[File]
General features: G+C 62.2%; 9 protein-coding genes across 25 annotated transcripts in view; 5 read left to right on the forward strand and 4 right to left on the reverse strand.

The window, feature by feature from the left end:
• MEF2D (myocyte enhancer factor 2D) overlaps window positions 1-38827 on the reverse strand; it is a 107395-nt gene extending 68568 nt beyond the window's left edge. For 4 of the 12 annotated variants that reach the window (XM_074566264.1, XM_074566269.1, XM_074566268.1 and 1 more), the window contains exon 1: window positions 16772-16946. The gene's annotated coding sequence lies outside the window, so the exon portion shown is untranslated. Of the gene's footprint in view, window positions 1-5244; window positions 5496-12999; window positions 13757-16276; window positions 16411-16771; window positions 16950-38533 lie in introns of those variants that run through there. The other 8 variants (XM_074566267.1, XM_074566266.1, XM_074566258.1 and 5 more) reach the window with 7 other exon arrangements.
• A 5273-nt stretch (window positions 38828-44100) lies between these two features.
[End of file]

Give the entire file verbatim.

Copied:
General features: G+C 62.2%; 9 protein-coding genes across 25 annotated transcripts in view; 5 read left to right on the forward strand and 4 right to left on the reverse strand.

The window, feature by feature from the left end:
• MEF2D (myocyte enhancer factor 2D) overlaps window positions 1-38827 on the reverse strand; it is a 107395-nt gene extending 68568 nt beyond the window's left edge. For 4 of the 12 annotated variants that reach the window (XM_074566264.1, XM_074566269.1, XM_074566268.1 and 1 more), the window contains exon 1: window positions 16772-16946. The gene's annotated coding sequence lies outside the window, so the exon portion shown is untranslated. Of the gene's footprint in view, window positions 1-5244; window positions 5496-12999; window positions 13757-16276; window positions 16411-16771; window positions 16950-38533 lie in introns of those variants that run through there. The other 8 variants (XM_074566267.1, XM_074566266.1, XM_074566258.1 and 5 more) reach the window with 7 other exon arrangements.
• A 5273-nt stretch (window positions 38828-44100) lies between these two features.